July 11, 1917

LIB

Wilfrid Laurier (Leader of the Official Opposition)

Liberal

Sir WILFRID LAURIER:

It is well that we should understand exactly what are the principles of this Bill. They are very clear and well known; I am surprised that they should be discussed -at all. The principle of the Bill is that every man between the ages of 20 and 35 is liable to be a soldier. There is no distinction; the law is that every male British subject in Canada is liable to service. He will be called upon and he will be obliged to obey; he has no- recourse except that of going before a tribunal and claiming exemption. Exemption can be claimed upon various grounds. He can say: my health is not good. He can say: my family are suffering. Or he can say: I am a big banker;

I have a big business to carry on; therefore I should not be called upon to perform military service. Subsection (d) of section 11, which contains the exemptions, provides that exemption m-ay be granted if it be shown:

That serious hardship would ensue, if the man were placed on active service, owing to his exceptional financial or business obligations or domestic position;

What is the meaning of "his exceptional financial or business obligations"? As I understand it, a banker who has a large financial institution can claim exemption on that account, and it will be for the tribunal to declare whether his claim is right or wrong.

Topic:   MILITARY SERVICE ACT, 1917.
Subtopic:   CONSIDERATION OF THE BILL IN COMMITTEE OF THE WHOLE HOUSE.
Permalink
CON

Arthur Meighen (Solicitor General of Canada)

Conservative (1867-1942)

Mr. MEIGHEN:

I do not think my right hon. friend's interpretation is right. That a man is a big hanker would not be a proper claim for exemption under clause (d), which refers to claims of hardship, not on account of big assets, but on account of big liabilities. A man does not become rich from the size of his liabilities.

Topic:   MILITARY SERVICE ACT, 1917.
Subtopic:   CONSIDERATION OF THE BILL IN COMMITTEE OF THE WHOLE HOUSE.
Permalink
LIB

Wilfrid Laurier (Leader of the Official Opposition)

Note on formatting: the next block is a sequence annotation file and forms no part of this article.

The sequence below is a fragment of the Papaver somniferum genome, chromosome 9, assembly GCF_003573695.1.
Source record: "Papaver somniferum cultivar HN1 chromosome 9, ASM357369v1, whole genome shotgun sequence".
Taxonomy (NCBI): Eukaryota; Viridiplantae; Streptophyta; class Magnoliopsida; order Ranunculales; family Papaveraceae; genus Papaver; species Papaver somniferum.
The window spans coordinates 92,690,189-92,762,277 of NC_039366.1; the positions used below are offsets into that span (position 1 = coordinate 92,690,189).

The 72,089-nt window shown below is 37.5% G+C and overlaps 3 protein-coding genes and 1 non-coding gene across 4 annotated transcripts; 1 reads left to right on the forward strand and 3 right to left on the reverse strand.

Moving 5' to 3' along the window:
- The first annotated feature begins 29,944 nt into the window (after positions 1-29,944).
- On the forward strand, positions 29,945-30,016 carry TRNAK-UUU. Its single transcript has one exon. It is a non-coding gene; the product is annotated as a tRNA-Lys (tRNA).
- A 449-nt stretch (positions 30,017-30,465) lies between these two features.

Liberal

Sir WILFRID LAURIER:

He may be exempted on account of the big business he is carrying on, whether you call it obligations, or assets, or anything else.

Topic:   MILITARY SERVICE ACT, 1917.
Subtopic:   CONSIDERATION OF THE BILL IN COMMITTEE OF THE WHOLE HOUSE.
Permalink
CON

Arthur Meighen (Solicitor General of Canada)

Conservative (1867-1942)

Mr. MEIGHEN:

The word in the clause is "obligations."

S.ir WILFRID LAURIER: The clause reads:

Owing to his exceptional financial or business obligations.

Topic:   MILITARY SERVICE ACT, 1917.
Subtopic:   CONSIDERATION OF THE BILL IN COMMITTEE OF THE WHOLE HOUSE.
Permalink
CON

Arthur Meighen (Solicitor General of Canada)

Conservative (1867-1942)

Mr. MEIGHEN:

Yes, obligations.

Topic:   MILITARY SERVICE ACT, 1917.
Subtopic:   CONSIDERATION OF THE BILL IN COMMITTEE OF THE WHOLE HOUSE.
Permalink
LIB

Wilfrid Laurier (Leader of the Official Opposition)

Liberal

Sir WILFRID LAURIER:

Obligations to whom? To the public whom he is serving, not his own personal obligations, because that would be a still worse claim. At all events, he can claim exemption, and it will >be for the tribunal to decide whether his claim is right or wrong. Then the clause says that he can claim exemption on account of his "domestic position." That is a most elastic term. What does that mean? Can he say that he should be exempted because he is the father of twelve children? There might be something in that. The hon. member for Edmonton had something to say upon that point. I do not think, however, that the fact that a man has a large family is what is meant. At all events, a man can claim exemption for a multitude of reasons, such as for poor health, for business obligations, for financial obligations, for domestic position. But the broad principle upon which the Bill is based is not that the tribunals will constitute the army; the principle is laid down that, without any exception, every British subject between the ages of twenty and forty-five is a soldier and liable to be called out, and that he must go unless exempted by a tribunal.